A SUSPECTED chemical gas leak that prompted one of the biggest fire, police and ambulance turnouts in city history has turned out to be .... a load of hot air.
For despite hours of specialist searches no problems have been detected at Bowback House, the workplace of city Inland Revenue and DWP employees.
The four-storey CMK building became the focus of a massive red alert last Wednesday after staff complained of a “funny smell” shortly after lunch.
When 27 people said the acrid aroma was causing them breathing difficulties, headaches, nausea or stinging eyes, somebody, believed to be a manager, made a 999 call.
Within minutes more than 100 police officers, firefighters, paramedics and ambulance staff poured into Silbury Boulevard. The fire service set up a decontamination tent while worried tax office workers were medically examined by paramedics in two shelter tents.
The response from all three emergency services matched that required by one of its official red alert training exercises, which cover everything from air crashes to nuclear disasters.
One onlooker said: “ We really thought something terrible happened. We wondered if it was maybe a sabotage attack.”
Experts from the fire service Detection, Identification and Monitoring Unit, trained to detect every hazardous substance known to man, searched the building from top to bottom, testing all elecrtical and cooling equipment.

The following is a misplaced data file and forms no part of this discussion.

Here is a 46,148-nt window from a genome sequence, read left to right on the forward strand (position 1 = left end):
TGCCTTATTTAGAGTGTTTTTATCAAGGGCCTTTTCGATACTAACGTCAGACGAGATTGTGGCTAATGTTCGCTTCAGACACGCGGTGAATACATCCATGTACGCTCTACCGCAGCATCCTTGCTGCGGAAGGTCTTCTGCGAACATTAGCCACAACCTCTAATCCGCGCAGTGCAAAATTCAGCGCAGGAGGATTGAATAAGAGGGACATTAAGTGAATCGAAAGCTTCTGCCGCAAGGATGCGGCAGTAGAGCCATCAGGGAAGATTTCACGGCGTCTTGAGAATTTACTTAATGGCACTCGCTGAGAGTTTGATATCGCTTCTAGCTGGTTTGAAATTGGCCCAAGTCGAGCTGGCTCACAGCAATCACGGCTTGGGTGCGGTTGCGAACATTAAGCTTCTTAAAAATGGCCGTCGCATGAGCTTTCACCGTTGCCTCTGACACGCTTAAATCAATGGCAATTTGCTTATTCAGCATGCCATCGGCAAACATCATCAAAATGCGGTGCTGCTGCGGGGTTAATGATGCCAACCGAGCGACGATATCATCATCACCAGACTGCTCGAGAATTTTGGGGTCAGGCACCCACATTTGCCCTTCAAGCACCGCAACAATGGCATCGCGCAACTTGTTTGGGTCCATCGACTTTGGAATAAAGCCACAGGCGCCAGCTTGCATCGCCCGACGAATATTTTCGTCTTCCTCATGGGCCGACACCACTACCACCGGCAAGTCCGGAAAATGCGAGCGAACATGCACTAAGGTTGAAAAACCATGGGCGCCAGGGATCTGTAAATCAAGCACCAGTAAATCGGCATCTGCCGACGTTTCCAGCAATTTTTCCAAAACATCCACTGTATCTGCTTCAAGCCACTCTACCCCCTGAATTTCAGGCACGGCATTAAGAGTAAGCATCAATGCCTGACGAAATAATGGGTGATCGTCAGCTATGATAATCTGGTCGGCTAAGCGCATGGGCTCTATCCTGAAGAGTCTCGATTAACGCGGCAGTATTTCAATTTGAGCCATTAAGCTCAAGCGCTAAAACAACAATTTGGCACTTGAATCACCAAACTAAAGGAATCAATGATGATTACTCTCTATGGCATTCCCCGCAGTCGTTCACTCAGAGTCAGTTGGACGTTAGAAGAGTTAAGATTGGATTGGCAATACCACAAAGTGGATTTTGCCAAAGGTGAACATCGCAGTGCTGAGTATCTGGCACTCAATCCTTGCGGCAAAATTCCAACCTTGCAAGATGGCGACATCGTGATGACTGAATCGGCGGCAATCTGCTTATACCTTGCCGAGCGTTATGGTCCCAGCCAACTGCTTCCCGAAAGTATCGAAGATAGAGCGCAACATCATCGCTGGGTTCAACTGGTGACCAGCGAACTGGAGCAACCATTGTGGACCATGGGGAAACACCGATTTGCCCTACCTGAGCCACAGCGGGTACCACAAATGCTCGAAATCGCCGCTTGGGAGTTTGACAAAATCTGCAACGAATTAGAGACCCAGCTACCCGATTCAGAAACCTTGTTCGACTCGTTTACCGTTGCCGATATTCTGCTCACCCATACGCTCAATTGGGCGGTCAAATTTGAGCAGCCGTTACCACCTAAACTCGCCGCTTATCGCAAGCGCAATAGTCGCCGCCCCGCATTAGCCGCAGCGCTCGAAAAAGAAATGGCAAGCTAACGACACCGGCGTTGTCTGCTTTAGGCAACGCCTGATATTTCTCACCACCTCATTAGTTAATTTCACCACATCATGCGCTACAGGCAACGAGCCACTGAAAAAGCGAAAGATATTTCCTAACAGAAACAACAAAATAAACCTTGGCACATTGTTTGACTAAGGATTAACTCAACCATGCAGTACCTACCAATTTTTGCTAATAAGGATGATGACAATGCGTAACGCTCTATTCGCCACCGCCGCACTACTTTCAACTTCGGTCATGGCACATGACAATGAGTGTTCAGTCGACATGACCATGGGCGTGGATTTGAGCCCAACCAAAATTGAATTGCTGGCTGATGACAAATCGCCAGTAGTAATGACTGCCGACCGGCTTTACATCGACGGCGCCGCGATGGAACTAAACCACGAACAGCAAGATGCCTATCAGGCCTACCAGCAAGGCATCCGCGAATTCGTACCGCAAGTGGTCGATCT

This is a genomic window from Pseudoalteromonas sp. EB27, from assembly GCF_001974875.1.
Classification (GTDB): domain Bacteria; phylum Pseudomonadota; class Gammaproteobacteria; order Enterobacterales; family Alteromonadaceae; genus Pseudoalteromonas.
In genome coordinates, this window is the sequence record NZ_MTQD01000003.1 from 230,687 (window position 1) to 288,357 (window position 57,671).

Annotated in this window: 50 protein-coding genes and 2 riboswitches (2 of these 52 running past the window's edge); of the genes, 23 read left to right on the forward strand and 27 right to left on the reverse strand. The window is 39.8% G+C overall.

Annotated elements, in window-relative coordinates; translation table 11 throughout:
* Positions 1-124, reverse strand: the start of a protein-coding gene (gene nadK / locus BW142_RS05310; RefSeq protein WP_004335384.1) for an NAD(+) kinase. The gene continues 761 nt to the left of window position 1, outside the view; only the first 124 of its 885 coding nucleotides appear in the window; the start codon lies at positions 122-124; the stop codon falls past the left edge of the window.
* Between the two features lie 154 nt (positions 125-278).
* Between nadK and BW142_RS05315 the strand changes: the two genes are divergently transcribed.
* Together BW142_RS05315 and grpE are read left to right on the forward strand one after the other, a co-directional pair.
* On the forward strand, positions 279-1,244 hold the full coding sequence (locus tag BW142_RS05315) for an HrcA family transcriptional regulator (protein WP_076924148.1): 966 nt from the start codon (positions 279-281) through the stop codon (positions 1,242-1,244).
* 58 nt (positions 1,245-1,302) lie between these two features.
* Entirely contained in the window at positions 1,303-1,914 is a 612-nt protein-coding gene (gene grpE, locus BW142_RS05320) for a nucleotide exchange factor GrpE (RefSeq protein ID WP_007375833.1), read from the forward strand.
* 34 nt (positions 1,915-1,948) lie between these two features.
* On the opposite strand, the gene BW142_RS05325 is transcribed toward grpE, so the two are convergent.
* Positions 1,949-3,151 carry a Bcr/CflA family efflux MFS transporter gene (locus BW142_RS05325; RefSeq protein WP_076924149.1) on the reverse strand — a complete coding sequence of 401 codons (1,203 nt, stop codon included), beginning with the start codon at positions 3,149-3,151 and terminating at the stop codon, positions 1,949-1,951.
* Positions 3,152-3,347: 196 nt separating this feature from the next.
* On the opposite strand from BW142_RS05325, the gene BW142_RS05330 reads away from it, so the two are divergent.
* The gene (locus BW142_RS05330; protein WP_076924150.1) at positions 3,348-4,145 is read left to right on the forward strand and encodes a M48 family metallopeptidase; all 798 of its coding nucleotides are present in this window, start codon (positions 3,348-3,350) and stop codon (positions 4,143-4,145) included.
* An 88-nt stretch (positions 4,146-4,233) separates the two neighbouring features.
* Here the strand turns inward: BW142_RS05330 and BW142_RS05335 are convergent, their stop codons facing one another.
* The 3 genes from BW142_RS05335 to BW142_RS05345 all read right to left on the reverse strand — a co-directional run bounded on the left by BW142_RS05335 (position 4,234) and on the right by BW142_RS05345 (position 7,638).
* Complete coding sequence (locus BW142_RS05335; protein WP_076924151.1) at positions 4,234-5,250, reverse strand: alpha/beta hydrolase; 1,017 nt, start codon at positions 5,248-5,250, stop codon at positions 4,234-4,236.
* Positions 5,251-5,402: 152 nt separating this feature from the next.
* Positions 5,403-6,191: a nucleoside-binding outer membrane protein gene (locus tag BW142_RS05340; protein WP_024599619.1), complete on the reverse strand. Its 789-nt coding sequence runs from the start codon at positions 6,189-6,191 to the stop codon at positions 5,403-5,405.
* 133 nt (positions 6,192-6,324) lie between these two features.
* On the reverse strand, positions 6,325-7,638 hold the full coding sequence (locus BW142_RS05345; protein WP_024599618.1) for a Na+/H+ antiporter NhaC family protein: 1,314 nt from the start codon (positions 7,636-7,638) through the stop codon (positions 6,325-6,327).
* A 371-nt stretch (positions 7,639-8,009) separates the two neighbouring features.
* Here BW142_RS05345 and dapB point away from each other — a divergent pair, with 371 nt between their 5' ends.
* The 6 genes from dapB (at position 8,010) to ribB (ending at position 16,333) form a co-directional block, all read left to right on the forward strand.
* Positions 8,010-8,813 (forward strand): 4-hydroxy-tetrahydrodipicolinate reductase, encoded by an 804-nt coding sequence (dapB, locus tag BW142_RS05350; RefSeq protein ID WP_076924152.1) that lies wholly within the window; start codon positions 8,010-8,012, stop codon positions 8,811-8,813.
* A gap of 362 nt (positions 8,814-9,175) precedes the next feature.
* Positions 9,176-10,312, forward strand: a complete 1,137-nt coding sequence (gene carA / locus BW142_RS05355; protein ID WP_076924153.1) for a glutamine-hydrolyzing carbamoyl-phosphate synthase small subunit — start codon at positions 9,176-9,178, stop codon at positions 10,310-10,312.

This week a fire service spokesman confirmed: “No harmful substances were found.”
Health and safety experts could also find nothing amiss.
“An investigation was made and there was no need for any further action,” said an HSE spokesman.
Inland Revenue bosses are now puzzling over the cause of the strange smell and the symptoms of their staff.
“It is a mystery to them and it is a mystery to us,” admitted spokesman Bob Gaiger. “We reacted to a situation and it was better to be safe than to be sorry.”
City emergency services are echoing the same sentiment.
A fire service spokesman said: “During the early stages of this incident, we had to make a lot of quick decisions and err on the side of caution. We are relieved that it did not develop into a worst-case scenario, and we hope that life at Bowback House is now back to normal.”